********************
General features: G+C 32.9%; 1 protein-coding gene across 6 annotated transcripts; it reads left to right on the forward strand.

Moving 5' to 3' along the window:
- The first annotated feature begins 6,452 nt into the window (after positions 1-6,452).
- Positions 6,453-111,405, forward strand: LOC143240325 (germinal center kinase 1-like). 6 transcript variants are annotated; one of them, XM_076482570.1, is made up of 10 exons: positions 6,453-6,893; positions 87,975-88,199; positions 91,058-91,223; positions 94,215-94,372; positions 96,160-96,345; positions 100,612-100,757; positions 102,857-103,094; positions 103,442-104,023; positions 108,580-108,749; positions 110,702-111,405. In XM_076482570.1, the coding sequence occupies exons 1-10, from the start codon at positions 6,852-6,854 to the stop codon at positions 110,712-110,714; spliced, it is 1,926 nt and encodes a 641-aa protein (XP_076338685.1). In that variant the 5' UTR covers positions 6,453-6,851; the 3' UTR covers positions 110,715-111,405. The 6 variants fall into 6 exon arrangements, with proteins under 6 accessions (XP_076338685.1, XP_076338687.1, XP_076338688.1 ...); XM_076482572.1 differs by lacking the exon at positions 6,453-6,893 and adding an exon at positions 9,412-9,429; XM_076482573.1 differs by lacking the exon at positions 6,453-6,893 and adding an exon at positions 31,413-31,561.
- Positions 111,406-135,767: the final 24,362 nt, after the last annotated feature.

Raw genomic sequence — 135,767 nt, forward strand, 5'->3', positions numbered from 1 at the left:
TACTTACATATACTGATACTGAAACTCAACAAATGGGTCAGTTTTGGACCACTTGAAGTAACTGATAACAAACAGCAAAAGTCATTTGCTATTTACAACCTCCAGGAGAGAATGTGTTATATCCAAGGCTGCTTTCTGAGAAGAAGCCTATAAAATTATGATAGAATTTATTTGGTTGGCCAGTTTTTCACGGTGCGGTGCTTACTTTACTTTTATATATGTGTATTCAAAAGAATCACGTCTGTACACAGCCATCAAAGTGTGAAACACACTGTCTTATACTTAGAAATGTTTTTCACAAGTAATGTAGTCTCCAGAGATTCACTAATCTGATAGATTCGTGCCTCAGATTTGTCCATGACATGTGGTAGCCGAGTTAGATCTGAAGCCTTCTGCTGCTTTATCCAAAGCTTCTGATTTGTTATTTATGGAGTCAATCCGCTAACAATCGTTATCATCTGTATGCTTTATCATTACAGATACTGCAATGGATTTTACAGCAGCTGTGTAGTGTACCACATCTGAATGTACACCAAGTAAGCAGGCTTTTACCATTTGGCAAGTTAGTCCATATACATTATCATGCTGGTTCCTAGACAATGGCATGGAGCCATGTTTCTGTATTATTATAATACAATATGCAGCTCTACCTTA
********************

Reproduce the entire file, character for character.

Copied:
General features: G+C 32.9%; 1 protein-coding gene across 6 annotated transcripts; it reads left to right on the forward strand.

Moving 5' to 3' along the window:
- The first annotated feature begins 6,452 nt into the window (after positions 1-6,452).
- Positions 6,453-111,405, forward strand: LOC143240325 (germinal center kinase 1-like). 6 transcript variants are annotated; one of them, XM_076482570.1, is made up of 10 exons: positions 6,453-6,893; positions 87,975-88,199; positions 91,058-91,223; positions 94,215-94,372; positions 96,160-96,345; positions 100,612-100,757; positions 102,857-103,094; positions 103,442-104,023; positions 108,580-108,749; positions 110,702-111,405. In XM_076482570.1, the coding sequence occupies exons 1-10, from the start codon at positions 6,852-6,854 to the stop codon at positions 110,712-110,714; spliced, it is 1,926 nt and encodes a 641-aa protein (XP_076338685.1). In that variant the 5' UTR covers positions 6,453-6,851; the 3' UTR covers positions 110,715-111,405. The 6 variants fall into 6 exon arrangements, with proteins under 6 accessions (XP_076338685.1, XP_076338687.1, XP_076338688.1 ...); XM_076482572.1 differs by lacking the exon at positions 6,453-6,893 and adding an exon at positions 9,412-9,429; XM_076482573.1 differs by lacking the exon at positions 6,453-6,893 and adding an exon at positions 31,413-31,561.
- Positions 111,406-135,767: the final 24,362 nt, after the last annotated feature.

Raw genomic sequence — 135,767 nt, forward strand, 5'->3', positions numbered from 1 at the left:
TACTTACATATACTGATACTGAAACTCAACAAATGGGTCAGTTTTGGACCACTTGAAGTAACTGATAACAAACAGCAAAAGTCATTTGCTATTTACAACCTCCAGGAGAGAATGTGTTATATCCAAGGCTGCTTTCTGAGAAGAAGCCTATAAAATTATGATAGAATTTATTTGGTTGGCCAGTTTTTCACGGTGCGGTGCTTACTTTACTTTTATATATGTGTATTCAAAAGAATCACGTCTGTACACAGCCATCAAAGTGTGAAACACACTGTCTTATACTTAGAAATGTTTTTCACAAGTAATGTAGTCTCCAGAGATTCACTAATCTGATAGATTCGTGCCTCAGATTTGTCCATGACATGTGGTAGCCGAGTTAGATCTGAAGCCTTCTGCTGCTTTATCCAAAGCTTCTGATTTGTTATTTATGGAGTCAATCCGCTAACAATCGTTATCATCTGTATGCTTTATCATTACAGATACTGCAATGGATTTTACAGCAGCTGTGTAGTGTACCACATCTGAATGTACACCAAGTAAGCAGGCTTTTACCATTTGGCAAGTTAGTCCATATACATTATCATGCTGGTTCCTAGACAATGGCATGGAGCCATGTTTCTGTATTATTATAATACAATATGCAGCTCTACCTTA